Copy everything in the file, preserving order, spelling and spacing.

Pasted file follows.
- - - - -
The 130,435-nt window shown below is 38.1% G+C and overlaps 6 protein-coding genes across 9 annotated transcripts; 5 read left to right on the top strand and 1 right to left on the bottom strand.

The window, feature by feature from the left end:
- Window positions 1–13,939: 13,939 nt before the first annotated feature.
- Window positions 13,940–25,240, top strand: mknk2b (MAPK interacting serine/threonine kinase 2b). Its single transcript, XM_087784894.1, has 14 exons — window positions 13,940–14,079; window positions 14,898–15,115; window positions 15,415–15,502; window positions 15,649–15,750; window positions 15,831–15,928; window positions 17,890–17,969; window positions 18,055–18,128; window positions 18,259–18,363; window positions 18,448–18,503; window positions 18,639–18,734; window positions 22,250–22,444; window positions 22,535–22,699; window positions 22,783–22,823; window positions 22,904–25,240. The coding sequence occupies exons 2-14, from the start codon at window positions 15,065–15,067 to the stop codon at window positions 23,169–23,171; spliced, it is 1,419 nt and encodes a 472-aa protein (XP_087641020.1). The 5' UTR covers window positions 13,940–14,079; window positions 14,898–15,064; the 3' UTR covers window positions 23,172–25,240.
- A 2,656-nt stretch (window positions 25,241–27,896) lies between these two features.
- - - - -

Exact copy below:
The 130,435-nt window shown below is 38.1% G+C and overlaps 6 protein-coding genes across 9 annotated transcripts; 5 read left to right on the top strand and 1 right to left on the bottom strand.

The window, feature by feature from the left end:
- Window positions 1–13,939: 13,939 nt before the first annotated feature.
- Window positions 13,940–25,240, top strand: mknk2b (MAPK interacting serine/threonine kinase 2b). Its single transcript, XM_087784894.1, has 14 exons — window positions 13,940–14,079; window positions 14,898–15,115; window positions 15,415–15,502; window positions 15,649–15,750; window positions 15,831–15,928; window positions 17,890–17,969; window positions 18,055–18,128; window positions 18,259–18,363; window positions 18,448–18,503; window positions 18,639–18,734; window positions 22,250–22,444; window positions 22,535–22,699; window positions 22,783–22,823; window positions 22,904–25,240. The coding sequence occupies exons 2-14, from the start codon at window positions 15,065–15,067 to the stop codon at window positions 23,169–23,171; spliced, it is 1,419 nt and encodes a 472-aa protein (XP_087641020.1). The 5' UTR covers window positions 13,940–14,079; window positions 14,898–15,064; the 3' UTR covers window positions 23,172–25,240.
- A 2,656-nt stretch (window positions 25,241–27,896) lies between these two features.